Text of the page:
Mining the Mite-ochondrial Genome

Phylogenetic analysis of DNA isolated from human hair follicle–dwelling mites shows that different lineages of the arthropods are associated with hosts with different regional ancestries.

By Tracy Vence | December 14, 2015

WIKIMEDIA, BLAUERAUERHAHNSome mite populations may be better suited to survive in the hair follicles of human hosts from certain geographic regions, according to a study published in PNAS today (December 14). Michael Palopoli of Bowdoin College in Brunswick, Maine, and colleagues isolated Demodex folliculorum mite DNA from 70 people of diverse geographic ancestries, analyzing more than 200 sequences from the anthropod’s mitochondrial genome. Through a phylogenetic analysis, the researchers identified one globally distributed mite lineage associated with European-ancestry hosts, plus three other lineages primarily associated with hosts of Asian, African, and Latin American ancestry.

Further, the researchers found that “D. folliculorum populations are stable on an individual over the course of years, and that some Asian and African American hosts maintain specific mite lineages over the course of years or generations outside their geographic region of birth or ancestry,” they wrote in their paper.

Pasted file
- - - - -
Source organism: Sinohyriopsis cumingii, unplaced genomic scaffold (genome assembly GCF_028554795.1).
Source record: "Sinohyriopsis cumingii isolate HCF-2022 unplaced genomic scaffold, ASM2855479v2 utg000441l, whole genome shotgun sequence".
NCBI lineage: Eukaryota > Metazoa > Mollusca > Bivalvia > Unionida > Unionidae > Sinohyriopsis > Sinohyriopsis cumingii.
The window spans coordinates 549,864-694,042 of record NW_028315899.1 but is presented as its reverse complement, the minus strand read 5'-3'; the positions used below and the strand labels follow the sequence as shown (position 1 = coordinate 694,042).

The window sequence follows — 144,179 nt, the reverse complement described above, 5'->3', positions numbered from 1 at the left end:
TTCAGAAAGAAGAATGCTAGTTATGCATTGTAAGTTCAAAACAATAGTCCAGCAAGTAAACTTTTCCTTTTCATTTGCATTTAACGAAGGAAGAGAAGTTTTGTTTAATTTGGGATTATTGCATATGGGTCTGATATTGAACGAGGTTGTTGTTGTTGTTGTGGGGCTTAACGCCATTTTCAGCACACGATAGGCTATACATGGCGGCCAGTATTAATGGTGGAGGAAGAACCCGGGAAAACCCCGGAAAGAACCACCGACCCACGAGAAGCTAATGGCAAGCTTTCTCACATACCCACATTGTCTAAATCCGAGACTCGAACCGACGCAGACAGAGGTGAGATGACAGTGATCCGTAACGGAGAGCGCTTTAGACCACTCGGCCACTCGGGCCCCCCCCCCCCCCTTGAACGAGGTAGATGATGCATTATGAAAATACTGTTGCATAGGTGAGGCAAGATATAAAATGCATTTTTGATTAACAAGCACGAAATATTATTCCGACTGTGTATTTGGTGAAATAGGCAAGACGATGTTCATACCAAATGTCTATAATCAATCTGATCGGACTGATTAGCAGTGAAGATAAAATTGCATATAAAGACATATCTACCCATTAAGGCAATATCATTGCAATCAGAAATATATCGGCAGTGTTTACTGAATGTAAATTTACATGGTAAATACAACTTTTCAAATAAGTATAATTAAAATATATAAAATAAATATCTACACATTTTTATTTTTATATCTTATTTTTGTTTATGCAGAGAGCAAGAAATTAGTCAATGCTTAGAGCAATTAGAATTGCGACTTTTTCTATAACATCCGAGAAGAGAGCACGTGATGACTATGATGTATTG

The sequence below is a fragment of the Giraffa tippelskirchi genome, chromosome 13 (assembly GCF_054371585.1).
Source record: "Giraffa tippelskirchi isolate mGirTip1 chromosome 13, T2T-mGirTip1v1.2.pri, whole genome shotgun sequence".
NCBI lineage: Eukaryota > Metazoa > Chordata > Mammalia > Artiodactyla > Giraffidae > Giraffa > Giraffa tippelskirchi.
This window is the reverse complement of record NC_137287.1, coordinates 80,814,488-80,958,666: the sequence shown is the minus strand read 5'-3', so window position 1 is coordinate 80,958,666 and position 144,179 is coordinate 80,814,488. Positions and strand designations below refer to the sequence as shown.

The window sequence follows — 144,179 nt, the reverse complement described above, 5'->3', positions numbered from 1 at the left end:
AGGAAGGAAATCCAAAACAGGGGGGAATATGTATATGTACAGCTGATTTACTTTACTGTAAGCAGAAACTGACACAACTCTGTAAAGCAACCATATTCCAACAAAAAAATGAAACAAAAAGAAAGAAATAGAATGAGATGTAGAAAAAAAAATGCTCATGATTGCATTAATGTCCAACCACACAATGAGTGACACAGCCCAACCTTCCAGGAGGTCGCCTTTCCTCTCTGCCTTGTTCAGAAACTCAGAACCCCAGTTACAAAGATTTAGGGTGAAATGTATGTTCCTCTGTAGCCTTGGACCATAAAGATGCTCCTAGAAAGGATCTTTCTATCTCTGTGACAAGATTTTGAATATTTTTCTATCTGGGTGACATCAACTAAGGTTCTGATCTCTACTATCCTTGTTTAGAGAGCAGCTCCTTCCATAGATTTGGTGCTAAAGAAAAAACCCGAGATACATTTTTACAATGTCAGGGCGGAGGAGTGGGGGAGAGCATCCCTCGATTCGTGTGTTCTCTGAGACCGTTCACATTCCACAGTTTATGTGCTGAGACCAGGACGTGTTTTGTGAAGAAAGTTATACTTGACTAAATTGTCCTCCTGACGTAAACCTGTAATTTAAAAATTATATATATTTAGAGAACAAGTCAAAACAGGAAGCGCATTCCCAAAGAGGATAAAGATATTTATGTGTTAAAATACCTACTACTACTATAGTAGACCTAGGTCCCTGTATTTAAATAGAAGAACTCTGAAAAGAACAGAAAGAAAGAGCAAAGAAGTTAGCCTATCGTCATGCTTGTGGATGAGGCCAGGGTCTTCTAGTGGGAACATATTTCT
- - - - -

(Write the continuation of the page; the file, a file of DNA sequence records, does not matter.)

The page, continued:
The researchers also noted that hair follicle–dwelling mites may predate modern humans, and their evolutionary divergence aligns with the out-of-Africa hypothesis. “These mites have been living with humans for all of our history, if not before,” study coauthor Michelle Trautwein of the California Academy of Sciences told Wired.

“This particular parasite has a few real strengths that makes it particularly good for studying human evolution,” David Reed from the Florida Museum of Natural History, who was not involved in the research, told The Atlantic. “It’s ubiquitous, it stays within individuals and family groups, and it’s been with us for a long time.”

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